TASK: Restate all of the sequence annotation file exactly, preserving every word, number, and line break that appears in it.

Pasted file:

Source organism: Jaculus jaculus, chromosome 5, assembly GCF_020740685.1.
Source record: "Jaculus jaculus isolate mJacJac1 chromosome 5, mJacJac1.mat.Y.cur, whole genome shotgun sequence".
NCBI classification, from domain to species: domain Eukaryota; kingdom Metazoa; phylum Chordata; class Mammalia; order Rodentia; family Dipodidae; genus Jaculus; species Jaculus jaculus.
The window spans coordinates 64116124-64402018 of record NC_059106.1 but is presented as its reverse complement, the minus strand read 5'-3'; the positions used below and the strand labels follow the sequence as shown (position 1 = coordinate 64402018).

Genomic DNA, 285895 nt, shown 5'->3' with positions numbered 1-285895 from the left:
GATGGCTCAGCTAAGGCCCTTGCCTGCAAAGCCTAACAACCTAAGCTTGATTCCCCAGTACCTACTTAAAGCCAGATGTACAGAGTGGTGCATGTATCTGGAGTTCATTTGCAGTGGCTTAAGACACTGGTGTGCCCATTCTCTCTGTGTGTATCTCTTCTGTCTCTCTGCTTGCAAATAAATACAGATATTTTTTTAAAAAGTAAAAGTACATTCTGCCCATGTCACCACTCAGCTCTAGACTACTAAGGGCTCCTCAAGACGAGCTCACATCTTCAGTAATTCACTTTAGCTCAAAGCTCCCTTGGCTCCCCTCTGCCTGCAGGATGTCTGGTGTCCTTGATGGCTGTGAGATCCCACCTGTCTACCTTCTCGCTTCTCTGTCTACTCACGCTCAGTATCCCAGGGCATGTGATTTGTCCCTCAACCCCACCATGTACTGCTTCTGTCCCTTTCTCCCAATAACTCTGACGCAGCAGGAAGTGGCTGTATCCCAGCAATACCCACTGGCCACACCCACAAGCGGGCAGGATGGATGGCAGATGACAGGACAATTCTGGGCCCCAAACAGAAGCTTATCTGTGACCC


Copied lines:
Source organism: Jaculus jaculus, chromosome 5, assembly GCF_020740685.1.
Source record: "Jaculus jaculus isolate mJacJac1 chromosome 5, mJacJac1.mat.Y.cur, whole genome shotgun sequence".
NCBI classification, from domain to species: domain Eukaryota; kingdom Metazoa; phylum Chordata; class Mammalia; order Rodentia; family Dipodidae; genus Jaculus; species Jaculus jaculus.
The window spans coordinates 64116124-64402018 of record NC_059106.1 but is presented as its reverse complement, the minus strand read 5'-3'; the positions used below and the strand labels follow the sequence as shown (position 1 = coordinate 64402018).

Genomic DNA, 285895 nt, shown 5'->3' with positions numbered 1-285895 from the left:
GATGGCTCAGCTAAGGCCCTTGCCTGCAAAGCCTAACAACCTAAGCTTGATTCCCCAGTACCTACTTAAAGCCAGATGTACAGAGTGGTGCATGTATCTGGAGTTCATTTGCAGTGGCTTAAGACACTGGTGTGCCCATTCTCTCTGTGTGTATCTCTTCTGTCTCTCTGCTTGCAAATAAATACAGATATTTTTTTAAAAAGTAAAAGTACATTCTGCCCATGTCACCACTCAGCTCTAGACTACTAAGGGCTCCTCAAGACGAGCTCACATCTTCAGTAATTCACTTTAGCTCAAAGCTCCCTTGGCTCCCCTCTGCCTGCAGGATGTCTGGTGTCCTTGATGGCTGTGAGATCCCACCTGTCTACCTTCTCGCTTCTCTGTCTACTCACGCTCAGTATCCCAGGGCATGTGATTTGTCCCTCAACCCCACCATGTACTGCTTCTGTCCCTTTCTCCCAATAACTCTGACGCAGCAGGAAGTGGCTGTATCCCAGCAATACCCACTGGCCACACCCACAAGCGGGCAGGATGGATGGCAGATGACAGGACAATTCTGGGCCCCAAACAGAAGCTTATCTGTGACCC